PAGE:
Investigation Shows No Link to Pennsylvania-Grown Tomatoes
HARRISBURG, Pa., June 19 /PRNewswire-USNewswire/ -- Four illnesses caused by Salmonella Saintpaul have been confirmed among Pennsylvania residents, State Health Secretary Dr. Calvin B. Johnson announced today. These cases are linked to the current multi-state Salmonella outbreak associated with tomatoes that has produced at least 277 cases nationwide.
One case each has been identified in Bucks, Butler, Lancaster, and Warren counties, and illness onset dates occurred in May. Investigations of these cases are underway. At this time, the Department of Health investigation indicates at least two of the individuals appear to have been exposed outside of Pennsylvania.
"The Department of Health is working very closely with our partners at the federal Centers for Disease Control and Prevention, the Food and Drug Administration and with other state health departments to thoroughly investigate these cases," Dr. Johnson said. "We know from specialized tests of the Salmonella performed at our state public health laboratory that these cases are part of the larger national outbreak."
At this time, FDA is advising U.S. consumers to limit their tomato consumption to those that are not the likely source of this outbreak. Agriculture Secretary Dennis Wolff said that Pennsylvania tomatoes were cleared and not associated with the outbreak.
"Pennsylvania grown tomatoes were not the source of the recent salmonella contamination, and Pennsylvanians should know that our tomatoes are safe," said Wolff. "Consumers can continue to seek out locally grown, fresh tomatoes of all types, including round, roma and plum red tomatoes, especially those designated as PA Preferred."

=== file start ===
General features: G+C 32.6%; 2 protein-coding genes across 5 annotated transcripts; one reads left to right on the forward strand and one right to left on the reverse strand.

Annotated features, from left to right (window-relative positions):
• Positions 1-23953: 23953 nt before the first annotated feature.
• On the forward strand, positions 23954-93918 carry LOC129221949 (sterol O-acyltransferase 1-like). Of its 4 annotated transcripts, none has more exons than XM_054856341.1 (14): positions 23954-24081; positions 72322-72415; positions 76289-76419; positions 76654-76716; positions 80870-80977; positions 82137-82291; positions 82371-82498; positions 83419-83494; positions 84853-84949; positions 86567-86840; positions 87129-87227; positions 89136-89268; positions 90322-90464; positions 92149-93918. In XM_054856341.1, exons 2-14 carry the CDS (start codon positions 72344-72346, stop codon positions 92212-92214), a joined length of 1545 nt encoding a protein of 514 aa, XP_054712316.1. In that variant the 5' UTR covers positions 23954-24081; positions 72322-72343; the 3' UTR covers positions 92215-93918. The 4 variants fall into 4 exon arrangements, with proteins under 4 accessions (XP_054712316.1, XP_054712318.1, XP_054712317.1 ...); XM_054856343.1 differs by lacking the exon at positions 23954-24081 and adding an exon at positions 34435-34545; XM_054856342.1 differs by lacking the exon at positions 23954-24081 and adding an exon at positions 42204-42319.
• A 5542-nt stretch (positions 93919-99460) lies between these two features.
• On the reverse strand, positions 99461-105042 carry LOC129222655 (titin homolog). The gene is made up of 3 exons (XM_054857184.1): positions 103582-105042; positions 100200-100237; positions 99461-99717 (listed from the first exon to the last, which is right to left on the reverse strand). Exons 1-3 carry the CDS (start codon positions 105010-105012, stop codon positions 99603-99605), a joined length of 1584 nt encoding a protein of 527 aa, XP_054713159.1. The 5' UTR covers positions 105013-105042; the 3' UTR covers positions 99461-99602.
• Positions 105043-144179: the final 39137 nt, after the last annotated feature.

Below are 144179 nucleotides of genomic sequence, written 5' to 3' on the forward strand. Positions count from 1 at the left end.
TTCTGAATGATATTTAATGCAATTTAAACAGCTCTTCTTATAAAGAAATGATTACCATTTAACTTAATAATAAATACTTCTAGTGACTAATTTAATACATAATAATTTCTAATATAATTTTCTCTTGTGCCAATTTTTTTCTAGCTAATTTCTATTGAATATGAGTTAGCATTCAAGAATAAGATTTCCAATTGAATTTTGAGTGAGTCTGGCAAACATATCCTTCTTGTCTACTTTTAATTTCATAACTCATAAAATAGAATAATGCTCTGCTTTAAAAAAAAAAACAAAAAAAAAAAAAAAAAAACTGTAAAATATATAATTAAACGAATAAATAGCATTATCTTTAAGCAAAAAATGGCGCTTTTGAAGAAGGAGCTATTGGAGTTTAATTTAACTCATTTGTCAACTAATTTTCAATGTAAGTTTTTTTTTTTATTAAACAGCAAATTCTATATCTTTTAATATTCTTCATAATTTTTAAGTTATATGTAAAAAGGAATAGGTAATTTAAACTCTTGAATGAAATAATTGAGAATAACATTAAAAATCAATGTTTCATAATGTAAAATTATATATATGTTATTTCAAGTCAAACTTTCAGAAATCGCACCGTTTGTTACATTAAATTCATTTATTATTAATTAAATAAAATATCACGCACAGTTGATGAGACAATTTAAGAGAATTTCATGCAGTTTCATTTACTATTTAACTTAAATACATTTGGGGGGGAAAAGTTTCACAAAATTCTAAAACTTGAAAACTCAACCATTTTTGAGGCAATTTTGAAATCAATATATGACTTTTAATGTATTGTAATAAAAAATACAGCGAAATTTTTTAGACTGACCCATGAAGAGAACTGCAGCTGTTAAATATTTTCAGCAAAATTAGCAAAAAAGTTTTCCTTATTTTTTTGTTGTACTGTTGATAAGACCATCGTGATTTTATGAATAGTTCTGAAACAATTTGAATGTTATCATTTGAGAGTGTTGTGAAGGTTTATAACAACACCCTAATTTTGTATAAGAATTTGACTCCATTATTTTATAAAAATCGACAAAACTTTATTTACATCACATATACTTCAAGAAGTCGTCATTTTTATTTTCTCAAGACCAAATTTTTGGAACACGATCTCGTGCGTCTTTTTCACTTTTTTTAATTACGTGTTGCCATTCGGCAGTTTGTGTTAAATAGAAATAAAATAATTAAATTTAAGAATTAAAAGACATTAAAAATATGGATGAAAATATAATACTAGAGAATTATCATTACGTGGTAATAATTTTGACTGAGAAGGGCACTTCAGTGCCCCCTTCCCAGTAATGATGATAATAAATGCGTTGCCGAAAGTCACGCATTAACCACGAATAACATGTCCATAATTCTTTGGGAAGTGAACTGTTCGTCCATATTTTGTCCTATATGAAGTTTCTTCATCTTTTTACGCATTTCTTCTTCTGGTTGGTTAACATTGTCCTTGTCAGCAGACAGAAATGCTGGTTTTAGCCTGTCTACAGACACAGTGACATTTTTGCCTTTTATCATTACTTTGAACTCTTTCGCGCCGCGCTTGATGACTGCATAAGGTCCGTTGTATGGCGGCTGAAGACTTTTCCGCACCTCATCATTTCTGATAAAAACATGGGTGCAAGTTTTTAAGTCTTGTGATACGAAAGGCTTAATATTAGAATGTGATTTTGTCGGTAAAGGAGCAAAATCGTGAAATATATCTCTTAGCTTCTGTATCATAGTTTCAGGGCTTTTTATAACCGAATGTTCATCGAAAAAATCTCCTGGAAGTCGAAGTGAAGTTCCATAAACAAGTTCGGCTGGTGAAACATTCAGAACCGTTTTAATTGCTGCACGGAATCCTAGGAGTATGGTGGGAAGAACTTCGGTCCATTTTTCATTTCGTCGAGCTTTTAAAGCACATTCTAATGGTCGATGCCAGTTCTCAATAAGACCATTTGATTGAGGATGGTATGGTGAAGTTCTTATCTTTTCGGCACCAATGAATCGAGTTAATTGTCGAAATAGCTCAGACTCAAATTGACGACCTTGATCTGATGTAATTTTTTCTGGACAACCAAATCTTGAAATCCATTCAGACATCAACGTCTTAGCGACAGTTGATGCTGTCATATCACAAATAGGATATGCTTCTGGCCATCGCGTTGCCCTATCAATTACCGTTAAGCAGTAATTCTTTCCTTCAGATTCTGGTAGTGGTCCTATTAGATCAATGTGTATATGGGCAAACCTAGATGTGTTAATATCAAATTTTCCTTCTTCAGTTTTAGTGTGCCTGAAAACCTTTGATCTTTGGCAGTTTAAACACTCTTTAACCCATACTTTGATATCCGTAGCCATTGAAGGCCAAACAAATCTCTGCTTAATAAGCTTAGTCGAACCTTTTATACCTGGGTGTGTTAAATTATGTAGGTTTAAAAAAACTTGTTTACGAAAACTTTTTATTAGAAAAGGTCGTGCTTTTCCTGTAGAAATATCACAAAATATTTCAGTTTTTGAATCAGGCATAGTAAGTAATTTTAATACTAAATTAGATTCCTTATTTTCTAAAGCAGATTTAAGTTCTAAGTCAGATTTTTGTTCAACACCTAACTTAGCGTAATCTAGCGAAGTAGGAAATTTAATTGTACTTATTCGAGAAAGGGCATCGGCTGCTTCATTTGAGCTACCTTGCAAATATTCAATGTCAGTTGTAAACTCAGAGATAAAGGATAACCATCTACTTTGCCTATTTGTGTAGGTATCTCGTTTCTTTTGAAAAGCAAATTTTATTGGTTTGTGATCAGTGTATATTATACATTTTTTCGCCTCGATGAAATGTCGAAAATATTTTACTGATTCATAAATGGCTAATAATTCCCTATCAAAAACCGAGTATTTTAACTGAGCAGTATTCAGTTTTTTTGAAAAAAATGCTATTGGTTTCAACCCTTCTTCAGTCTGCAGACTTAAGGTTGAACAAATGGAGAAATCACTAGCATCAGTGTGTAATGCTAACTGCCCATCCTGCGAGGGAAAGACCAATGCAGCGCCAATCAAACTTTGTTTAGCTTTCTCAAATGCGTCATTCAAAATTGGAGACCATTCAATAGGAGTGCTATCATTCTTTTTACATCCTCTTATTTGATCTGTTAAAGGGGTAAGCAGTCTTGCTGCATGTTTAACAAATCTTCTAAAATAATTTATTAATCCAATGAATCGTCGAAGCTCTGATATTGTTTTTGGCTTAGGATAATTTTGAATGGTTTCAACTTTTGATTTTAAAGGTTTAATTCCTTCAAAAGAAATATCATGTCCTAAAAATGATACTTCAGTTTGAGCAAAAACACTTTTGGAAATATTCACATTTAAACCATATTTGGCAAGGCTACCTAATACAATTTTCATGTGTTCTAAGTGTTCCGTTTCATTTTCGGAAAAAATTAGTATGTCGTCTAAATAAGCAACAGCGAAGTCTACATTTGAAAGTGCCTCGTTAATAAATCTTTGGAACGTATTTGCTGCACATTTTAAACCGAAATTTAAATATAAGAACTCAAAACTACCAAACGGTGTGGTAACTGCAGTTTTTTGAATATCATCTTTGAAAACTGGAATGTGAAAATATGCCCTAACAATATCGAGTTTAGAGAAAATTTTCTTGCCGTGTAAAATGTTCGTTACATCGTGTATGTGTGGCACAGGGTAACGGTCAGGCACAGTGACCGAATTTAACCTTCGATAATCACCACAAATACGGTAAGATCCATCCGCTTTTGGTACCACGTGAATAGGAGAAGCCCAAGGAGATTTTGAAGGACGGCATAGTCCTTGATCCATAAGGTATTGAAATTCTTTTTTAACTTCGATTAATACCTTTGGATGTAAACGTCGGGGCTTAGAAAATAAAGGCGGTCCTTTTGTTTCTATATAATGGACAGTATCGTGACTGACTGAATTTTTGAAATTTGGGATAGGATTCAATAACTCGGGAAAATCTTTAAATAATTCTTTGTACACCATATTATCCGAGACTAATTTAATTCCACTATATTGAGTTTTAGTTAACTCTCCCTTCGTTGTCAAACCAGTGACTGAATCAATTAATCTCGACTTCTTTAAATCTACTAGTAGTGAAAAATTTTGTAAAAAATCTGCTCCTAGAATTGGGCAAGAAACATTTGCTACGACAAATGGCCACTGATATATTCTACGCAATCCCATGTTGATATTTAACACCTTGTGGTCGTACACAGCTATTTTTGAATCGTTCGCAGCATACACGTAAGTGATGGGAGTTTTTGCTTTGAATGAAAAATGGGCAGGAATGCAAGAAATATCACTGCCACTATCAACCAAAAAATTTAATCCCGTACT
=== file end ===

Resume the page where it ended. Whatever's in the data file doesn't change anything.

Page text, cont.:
Currently, the only Pennsylvania tomatoes on the market in any volume are greenhouse tomatoes. Local greenhouse tomatoes are being harvested now, and tomatoes grown in high tunnels or unheated greenhouses will start ripening in volume later in June.
Salmonella is a bacterial infection that affects the intestinal tract and sometimes can affect the bloodstream and other organs. It is one of the most common causes of gastroenteritis, which can include diarrhea and vomiting. Approximately, 2,000 cases of Salmonella are reported each year in Pennsylvania.
Onset of illness usually occurs in 24 to 72 hours, and patients typically recover in five to seven days. Patients often do not require treatment unless they become severely dehydrated or the infection spreads from the intestines. Individuals with severe diarrhea may require re-hydration, often with intravenous fluids.
For more information on salmonella, visit the Department of Health at http://www.health.state.pa.us or call 1-877-PA-HEALTH.
CONTACT: Stacy Kriedeman
|SOURCE Pennsylvania Department of Health|
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